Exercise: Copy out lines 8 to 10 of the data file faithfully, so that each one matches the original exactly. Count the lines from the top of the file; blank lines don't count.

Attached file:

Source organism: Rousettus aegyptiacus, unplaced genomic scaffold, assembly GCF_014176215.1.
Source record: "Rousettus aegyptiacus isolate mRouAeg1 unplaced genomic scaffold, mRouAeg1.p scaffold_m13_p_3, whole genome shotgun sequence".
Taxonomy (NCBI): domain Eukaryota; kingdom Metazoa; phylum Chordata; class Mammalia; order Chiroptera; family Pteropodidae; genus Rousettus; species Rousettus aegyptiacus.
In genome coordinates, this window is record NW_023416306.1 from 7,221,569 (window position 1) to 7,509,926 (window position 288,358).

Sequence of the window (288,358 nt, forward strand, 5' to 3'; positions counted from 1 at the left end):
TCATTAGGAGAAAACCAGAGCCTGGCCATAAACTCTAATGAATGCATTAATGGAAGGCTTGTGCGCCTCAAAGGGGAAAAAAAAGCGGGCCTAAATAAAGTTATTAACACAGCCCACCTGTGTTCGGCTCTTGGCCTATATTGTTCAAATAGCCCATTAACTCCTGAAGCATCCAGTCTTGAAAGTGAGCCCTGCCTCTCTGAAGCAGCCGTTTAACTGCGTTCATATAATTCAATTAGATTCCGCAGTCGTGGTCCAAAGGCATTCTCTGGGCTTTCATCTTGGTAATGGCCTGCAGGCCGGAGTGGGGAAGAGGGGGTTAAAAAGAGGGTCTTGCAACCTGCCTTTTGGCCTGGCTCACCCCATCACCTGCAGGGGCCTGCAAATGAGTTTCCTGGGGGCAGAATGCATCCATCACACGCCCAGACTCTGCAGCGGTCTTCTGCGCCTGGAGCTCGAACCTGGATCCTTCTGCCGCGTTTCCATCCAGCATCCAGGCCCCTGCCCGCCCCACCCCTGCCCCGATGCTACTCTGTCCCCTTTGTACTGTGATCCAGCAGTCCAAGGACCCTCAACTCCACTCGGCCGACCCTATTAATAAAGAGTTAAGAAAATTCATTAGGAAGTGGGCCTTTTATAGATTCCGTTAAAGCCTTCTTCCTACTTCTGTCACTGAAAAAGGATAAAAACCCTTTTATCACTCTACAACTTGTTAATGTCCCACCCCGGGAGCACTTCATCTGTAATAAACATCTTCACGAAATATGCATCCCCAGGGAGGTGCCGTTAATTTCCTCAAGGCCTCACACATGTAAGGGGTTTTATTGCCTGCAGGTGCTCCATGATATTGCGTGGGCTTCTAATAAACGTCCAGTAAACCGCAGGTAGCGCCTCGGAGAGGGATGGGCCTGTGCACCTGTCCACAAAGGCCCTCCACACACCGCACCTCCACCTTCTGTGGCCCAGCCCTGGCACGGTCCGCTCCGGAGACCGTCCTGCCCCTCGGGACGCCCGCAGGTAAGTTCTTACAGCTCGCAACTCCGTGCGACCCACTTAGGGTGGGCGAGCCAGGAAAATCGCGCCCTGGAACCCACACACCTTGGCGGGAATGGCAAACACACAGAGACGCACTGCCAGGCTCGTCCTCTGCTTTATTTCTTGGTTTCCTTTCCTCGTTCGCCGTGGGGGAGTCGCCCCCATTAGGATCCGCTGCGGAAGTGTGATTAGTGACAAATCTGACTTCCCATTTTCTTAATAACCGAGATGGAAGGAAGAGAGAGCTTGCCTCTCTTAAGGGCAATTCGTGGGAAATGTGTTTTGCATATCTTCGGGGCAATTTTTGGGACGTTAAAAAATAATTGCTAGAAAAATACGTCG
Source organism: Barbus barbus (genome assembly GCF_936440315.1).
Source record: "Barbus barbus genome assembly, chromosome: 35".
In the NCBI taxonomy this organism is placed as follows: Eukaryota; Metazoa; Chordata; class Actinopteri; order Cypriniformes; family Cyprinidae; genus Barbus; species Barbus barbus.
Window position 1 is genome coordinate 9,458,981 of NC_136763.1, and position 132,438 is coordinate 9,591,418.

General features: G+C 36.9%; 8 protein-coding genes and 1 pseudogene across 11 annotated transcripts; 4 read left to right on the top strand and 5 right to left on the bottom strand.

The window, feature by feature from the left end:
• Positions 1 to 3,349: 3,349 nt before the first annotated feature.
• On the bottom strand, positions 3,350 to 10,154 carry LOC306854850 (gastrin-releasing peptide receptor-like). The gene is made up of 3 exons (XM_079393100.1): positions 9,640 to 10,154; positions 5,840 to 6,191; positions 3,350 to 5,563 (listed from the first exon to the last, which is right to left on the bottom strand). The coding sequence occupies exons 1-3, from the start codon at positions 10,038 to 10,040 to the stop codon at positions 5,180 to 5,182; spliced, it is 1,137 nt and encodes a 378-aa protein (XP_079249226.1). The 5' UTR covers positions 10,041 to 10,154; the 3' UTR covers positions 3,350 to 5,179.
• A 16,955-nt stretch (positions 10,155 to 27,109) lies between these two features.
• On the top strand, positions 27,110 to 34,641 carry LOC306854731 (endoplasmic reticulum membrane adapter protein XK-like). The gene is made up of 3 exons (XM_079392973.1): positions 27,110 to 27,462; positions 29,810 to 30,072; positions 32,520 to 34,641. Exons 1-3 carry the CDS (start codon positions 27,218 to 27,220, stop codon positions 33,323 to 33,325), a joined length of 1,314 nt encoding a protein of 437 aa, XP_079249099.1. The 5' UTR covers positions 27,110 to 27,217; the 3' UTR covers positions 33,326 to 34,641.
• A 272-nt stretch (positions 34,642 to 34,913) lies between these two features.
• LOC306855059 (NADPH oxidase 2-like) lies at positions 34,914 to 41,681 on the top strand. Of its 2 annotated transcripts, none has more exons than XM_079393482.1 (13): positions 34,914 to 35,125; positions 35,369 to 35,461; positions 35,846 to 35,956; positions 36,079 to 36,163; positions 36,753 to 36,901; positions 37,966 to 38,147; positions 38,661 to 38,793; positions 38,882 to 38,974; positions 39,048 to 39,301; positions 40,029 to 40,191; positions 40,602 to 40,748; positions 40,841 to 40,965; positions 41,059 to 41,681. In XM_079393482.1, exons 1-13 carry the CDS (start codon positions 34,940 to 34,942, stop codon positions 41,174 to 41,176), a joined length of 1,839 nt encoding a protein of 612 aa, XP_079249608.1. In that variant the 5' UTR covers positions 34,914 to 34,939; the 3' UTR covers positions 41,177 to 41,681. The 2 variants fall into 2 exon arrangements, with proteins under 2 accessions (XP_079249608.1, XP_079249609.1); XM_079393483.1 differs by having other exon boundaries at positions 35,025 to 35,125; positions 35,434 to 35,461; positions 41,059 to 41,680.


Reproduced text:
Source record: "Barbus barbus genome assembly, chromosome: 35".
In the NCBI taxonomy this organism is placed as follows: Eukaryota; Metazoa; Chordata; class Actinopteri; order Cypriniformes; family Cyprinidae; genus Barbus; species Barbus barbus.
Window position 1 is genome coordinate 9,458,981 of NC_136763.1, and position 132,438 is coordinate 9,591,418.